"An ornate and decorated building on the outside says the people who walk by matter, that the public space matters, right?" That's what history professor Bryant Simon said during "Going for Broke: Atlantic City Falls on Hard Times,"
a conversation broadcast on Fresh Air
a few months ago. Though the piece revolved around the rise and fall of Atlantic City as a tourist destination, I think the sentiment is applicable to any modern city. Buildings are all around us, and whether we realize it or not, those structures are either conveying an invitation to enter or a strong warning to stay away.
I mentally circle back to the statement as I wander Denver, observing its changing cityscape. I'm not a by-foot commuter so much as I'm a curious person
— I like to know what's going on in my city, so I walk around with the sole purpose of just taking it all in. I often wish Denver could talk to me directly and tell me how it feels about itself lately. But what I really want to know is how others feel about Denver's built environment: How do people experience these public and private spaces created to supposedly appeal to them? Do the structures in our shared urban sphere say, "The people who walk by matter"? Do other people even care if buildings feel good to them?
I thought about this as I enjoyed a sandwich earlier this week at Snarf's on West 38th Avenue
. I have driven by the restaurant dozens of times, creeping slowly along the thoroughfare to marvel at the mid-century-modern structure. This circus tent of a building is one of a handful of its style remaining in the city, reminders of the local chain of Big Top Auto Marts once scattered across the Front Range
, Denver's answer to the Texas-born 7-Eleven.
Like many Big Top buildings of present and past, this droopy roofed rotunda has lived many times over, beginning as a gas station (the first Big Top opened in 1957
, a forerunner of an early convenience-store chain as well as one of the first gas stations to offer self-service pumps). Prior to Snarf's — another homegrown chain — acquiring the building in 2010, the American-style pagoda spent the previous two decades as a hair salon, painted a dull beige, with bulky oak doors surrounded by panels of glass blocks. It was as if the structure's appearance itself had no desire to attract people to the business inside.
Once Snarf's got ahold of it, though, the building was brought back to life. Entering the restaurant for the first time, I was in awe: The interior matched the exterior. The soaring windows and smiling roof painted in bright hues of purple, green and orange that beckoned customers in from the street led to an even bolder, more beautiful inside. There wasn't any of the usual tell-tale, fast-casual decor in sight: no corrugated metal panels or exposed ductwork. It felt like I was on a stationary carousel made for submarine-sandwich consumption. And for the first time in a long time, I actually wanted to sit down in a quick-lunch restaurant and enjoy more food instead of scarfing it down in my car. I felt welcome. I felt like the building was happy to have me.
"Our model is to fit into the neighborhood," Snarf's owner Jim Seidel told Westword in 2014
. "We're not trying to cookie-cutter these things." This is what makes Snarf's stand out: Not one of its locations in Colorado looks the same. The fact that the company actively seeks out existing structures says a lot about its respect for the space it inhabits and the people it desires to invite in.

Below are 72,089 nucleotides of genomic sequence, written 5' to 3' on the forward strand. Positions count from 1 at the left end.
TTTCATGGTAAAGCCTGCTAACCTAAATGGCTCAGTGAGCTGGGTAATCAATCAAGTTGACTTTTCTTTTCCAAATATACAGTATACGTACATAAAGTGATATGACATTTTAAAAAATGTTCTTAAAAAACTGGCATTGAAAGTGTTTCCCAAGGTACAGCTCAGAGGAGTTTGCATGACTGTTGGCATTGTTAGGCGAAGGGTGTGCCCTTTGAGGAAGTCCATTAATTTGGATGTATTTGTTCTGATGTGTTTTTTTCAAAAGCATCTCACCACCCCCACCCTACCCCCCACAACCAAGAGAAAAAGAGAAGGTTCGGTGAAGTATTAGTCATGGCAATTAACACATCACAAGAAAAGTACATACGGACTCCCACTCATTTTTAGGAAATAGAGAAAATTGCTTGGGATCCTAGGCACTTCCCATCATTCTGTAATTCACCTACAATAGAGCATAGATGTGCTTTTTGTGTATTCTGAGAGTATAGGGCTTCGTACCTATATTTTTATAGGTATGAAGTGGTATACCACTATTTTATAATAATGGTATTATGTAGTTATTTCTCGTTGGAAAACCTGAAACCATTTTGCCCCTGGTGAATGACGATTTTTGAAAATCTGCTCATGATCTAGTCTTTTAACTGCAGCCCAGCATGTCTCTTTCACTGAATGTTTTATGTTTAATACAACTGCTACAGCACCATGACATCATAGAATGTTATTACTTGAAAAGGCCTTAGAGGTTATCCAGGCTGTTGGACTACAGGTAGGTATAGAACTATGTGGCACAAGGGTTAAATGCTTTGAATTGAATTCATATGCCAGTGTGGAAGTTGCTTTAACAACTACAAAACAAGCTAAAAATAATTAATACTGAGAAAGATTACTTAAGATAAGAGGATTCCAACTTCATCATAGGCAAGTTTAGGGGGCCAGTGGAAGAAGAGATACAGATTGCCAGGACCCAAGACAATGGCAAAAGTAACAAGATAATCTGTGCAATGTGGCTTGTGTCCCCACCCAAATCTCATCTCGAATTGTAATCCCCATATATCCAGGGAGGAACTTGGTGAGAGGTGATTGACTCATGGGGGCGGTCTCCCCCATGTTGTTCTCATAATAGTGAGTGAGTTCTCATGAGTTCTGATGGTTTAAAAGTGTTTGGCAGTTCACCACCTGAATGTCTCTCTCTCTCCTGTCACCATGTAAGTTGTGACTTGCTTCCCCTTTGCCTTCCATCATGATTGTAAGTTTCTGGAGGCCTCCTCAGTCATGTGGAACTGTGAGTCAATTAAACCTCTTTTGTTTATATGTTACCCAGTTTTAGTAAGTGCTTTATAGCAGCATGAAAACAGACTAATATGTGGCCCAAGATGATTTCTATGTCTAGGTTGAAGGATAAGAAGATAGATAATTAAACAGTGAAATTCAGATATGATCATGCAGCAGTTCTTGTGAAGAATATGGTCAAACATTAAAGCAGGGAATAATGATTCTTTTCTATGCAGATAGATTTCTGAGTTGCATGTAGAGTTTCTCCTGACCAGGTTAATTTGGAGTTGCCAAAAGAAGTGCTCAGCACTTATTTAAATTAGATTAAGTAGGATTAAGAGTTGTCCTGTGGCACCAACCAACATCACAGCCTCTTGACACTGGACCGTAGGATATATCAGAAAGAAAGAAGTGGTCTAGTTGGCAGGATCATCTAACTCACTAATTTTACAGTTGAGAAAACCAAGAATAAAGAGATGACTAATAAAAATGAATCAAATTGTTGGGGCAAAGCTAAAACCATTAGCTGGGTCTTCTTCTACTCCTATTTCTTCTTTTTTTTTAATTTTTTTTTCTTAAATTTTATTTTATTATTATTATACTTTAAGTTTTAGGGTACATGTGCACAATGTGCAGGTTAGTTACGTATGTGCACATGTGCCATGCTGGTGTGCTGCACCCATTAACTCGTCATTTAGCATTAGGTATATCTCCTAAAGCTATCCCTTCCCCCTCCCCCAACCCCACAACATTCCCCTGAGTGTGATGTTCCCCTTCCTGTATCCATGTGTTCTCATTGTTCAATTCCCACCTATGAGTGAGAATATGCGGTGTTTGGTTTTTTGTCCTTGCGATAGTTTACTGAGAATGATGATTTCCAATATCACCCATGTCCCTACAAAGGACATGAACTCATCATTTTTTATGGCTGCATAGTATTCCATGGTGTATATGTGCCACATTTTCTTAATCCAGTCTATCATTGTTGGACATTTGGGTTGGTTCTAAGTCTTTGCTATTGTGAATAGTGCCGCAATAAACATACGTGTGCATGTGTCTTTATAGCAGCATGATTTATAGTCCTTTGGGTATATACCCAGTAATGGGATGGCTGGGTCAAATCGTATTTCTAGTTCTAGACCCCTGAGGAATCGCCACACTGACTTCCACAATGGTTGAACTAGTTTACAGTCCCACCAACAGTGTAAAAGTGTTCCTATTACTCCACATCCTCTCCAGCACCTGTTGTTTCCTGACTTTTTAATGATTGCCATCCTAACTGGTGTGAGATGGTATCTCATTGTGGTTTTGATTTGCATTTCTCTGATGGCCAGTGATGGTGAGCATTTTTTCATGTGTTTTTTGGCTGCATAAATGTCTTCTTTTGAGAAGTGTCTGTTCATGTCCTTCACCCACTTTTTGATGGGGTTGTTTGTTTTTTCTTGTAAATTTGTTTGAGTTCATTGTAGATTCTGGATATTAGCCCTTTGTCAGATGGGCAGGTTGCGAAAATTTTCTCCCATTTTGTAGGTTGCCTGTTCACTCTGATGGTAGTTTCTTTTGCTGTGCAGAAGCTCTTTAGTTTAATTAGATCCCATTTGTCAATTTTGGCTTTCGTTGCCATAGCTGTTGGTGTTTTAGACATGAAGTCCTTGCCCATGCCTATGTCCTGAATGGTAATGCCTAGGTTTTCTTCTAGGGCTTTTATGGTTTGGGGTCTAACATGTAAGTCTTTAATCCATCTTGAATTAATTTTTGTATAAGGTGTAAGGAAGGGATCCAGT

Resting on the border of the West Highland and Berkeley neighborhoods, the West 38th Avenue Snarf's lives inside of one of the few pieces of Googie-style architecture left on the strip. There are also ninety-year-old homes-turned-businesses; weird '80s mountain-town-looking office/massage parlors; and giant 21st-century, two-story strip malls that call 38th Avenue home. To fit into this neighborhood as a business is to appreciate its eclectic aesthetic.
In the recent piece "The Psychological Cost of Boring Buildings"
via The Science of Us
, Jacoba Urist writes: "...researchers argue that humans are healthier when they live among variety — a cacophony of bars, bodegas, and independent shops — or work in well-designed, unique spaces, rather than unattractive, generic ones." You hear that, developers? People need more than box after box of bland. Just because someone slaps the word "Vibe" on the exterior of a cardboard-cut-out structure and promises the best "luxury co-working and city living" or whatever doesn't make it unique or inviting.
There's so much talk of rebelling against the "big box" stores of the last twenty years that now plague our cities and suburbs. There's a renewed focus on "small," "unique" and "local" commercial entities populating our growing cities. If that's truly the case, why does thoughtless, emotionless, heartless architecture continue to be injected into every crevice of our built environment?
I hope that more businesses take a cue from Snarf's and embrace some of the older commercial architecture already established in Denver. As I've said many times before, not every building is beautiful or worth saving — but understanding what a neighborhood is conveying through its current structures is key to creating a welcome space. Retrofitting an existing structure takes imagination and ingenuity — something this city could use a lot more of as it grows. If you happen to be someone in charge of designing buildings in this new version of Denver, give it some thought before tossing up another multi-story, trailer-park-lookin' monstrosity gobbling up every inch of earth within your property lines, will you?
Be my voyeur (or better yet, let me stalk you) on Twitter: @cocodavies